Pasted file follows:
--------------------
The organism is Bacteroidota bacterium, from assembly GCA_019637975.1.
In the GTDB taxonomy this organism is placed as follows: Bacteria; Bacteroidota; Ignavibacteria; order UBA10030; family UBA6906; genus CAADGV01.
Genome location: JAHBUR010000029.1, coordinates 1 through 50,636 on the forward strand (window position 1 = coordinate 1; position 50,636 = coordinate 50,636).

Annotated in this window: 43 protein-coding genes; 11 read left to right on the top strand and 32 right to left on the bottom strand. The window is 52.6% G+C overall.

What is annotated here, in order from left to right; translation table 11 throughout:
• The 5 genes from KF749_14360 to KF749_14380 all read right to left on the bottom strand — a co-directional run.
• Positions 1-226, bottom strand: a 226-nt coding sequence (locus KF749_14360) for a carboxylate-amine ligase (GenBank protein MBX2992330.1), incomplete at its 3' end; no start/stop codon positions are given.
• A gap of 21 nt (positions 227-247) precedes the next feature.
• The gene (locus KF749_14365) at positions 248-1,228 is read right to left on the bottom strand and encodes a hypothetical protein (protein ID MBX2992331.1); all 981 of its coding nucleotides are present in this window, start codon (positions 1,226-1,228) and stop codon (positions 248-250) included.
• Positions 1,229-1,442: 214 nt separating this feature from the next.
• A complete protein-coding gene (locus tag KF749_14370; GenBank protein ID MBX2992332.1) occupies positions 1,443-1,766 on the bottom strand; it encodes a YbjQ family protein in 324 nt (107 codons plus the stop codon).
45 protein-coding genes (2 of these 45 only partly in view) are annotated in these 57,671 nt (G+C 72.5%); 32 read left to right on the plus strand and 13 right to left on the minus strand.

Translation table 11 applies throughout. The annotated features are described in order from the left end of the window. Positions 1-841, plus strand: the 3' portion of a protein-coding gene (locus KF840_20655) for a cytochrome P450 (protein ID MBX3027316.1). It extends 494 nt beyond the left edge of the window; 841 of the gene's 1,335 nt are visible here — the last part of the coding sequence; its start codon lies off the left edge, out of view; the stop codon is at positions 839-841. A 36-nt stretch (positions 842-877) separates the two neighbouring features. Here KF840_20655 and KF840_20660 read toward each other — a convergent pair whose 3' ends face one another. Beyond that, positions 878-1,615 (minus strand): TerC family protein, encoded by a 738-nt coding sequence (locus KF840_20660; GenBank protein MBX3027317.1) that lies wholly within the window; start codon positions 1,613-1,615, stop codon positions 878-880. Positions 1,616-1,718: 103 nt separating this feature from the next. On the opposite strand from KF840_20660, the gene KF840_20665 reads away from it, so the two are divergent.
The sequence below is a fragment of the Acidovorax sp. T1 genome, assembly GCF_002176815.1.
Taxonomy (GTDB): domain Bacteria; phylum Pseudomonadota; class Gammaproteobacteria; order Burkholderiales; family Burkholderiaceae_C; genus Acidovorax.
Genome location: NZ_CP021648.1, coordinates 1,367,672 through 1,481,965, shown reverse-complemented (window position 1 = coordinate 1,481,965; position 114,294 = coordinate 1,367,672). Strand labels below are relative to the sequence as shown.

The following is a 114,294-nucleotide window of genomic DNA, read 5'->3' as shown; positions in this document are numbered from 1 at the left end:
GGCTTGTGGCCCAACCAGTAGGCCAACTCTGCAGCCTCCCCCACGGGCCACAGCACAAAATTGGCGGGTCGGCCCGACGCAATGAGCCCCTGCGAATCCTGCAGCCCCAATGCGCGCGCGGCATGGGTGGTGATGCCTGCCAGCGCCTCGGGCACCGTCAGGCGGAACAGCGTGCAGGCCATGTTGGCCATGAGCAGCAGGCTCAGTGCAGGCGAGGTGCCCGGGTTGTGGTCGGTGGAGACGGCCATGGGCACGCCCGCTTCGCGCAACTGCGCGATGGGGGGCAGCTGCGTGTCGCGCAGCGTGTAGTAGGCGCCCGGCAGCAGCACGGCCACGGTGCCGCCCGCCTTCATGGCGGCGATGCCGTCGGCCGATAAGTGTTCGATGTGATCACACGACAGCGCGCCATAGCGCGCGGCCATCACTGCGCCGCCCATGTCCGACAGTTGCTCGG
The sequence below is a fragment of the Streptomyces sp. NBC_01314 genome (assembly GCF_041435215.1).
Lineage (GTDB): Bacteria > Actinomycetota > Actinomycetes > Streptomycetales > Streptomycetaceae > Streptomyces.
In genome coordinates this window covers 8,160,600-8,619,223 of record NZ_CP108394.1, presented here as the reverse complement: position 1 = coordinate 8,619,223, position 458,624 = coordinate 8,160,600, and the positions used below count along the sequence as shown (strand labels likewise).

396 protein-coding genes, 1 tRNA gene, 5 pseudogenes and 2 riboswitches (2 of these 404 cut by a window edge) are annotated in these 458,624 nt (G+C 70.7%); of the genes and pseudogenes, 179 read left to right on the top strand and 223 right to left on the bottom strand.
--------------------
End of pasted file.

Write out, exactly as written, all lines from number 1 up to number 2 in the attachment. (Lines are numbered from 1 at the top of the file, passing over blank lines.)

The organism is Bacteroidota bacterium, from assembly GCA_019637975.1.
In the GTDB taxonomy this organism is placed as follows: Bacteria; Bacteroidota; Ignavibacteria; order UBA10030; family UBA6906; genus CAADGV01.